A study published in the New England Journal of Medicine (NEJM) looks at convalescent plasma antibody levels and the risk of death from COVID-19.
Dr Lise Estcourt, Head of NHSBT’s Clinical Trials Unit, said:
“This new paper reports additional analyses from the Expanded Access Programme in the USA. It is encouraging to see that the results suggest that high titre convalescent plasma reduces death from COVID-19 in patients who don’t yet require intensive care support for their breathing. The world’s largest convalescent plasma trial, the RECOVERY trial, will be able to tell us whether this finding is true. We hope that the results of this trial will be available in the next few weeks.”
Please note that at the time of writing this comment only the abstract of the paper was available:
Prof Stephen Evans, Professor of Pharmacoepidemiology, London School of Hygiene & Tropical Medicine, said:
“This abstract (the full paper is not available yet) gives summary information on an observational study of convalescent plasma in patients.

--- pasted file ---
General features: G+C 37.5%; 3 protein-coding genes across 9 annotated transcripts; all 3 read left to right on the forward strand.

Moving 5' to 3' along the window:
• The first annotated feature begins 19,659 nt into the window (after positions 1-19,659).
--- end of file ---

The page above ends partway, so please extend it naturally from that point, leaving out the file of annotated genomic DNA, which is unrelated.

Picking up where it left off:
“A registry of patients receiving such plasma by transfusion was set up and the levels of antibodies in the plasma were measured.
“They were classified into three groups with high, medium and low levels of antibody.
“This is not the same as a randomised trial.
“There was a trend towards improved mortality the higher the level, with high levels having a mortality of about 22.3% and low levels about 29.6%. This trend was only seen in those who had not had mechanical ventilation before transfusion.
“This is some evidence but it is quite weak for a beneficial effect of convalescent plasma but the effects are not dramatic. Evidence from randomised trials will be more reliable.”
‘Convalescent plasma antibody levels and the risk of death from Covid-19’ by M. J. Joyner et al. was published in the New England Journal of Medicine at 22:00 UK time on Wednesday 13 January 2021.
Dr Lise Estcourt: “Lise is one of the donation and transfusion clinical leads for NHSBT’s work with the plasma arms of the RECOVERY and REMAP-CAP trials.”
Prof Stephen Evans: “No conflicts of interest. I am funded (one day per week) by LSHTM. They get funding from various companies, including Astra Zeneca and GSK but I am not funded by them, I have no involvement in obtaining funding from them and I am not an investigator on any grants obtained from them. I am the statistician to the ‘meta-Data Safety and Monitoring Board’ for CEPI. I am paid for my attendance at those meetings and will be paid expenses for travel if that occurs. I am a participant in the Oxford/Astra Zeneca trial, but am still “blind” to the vaccine received.”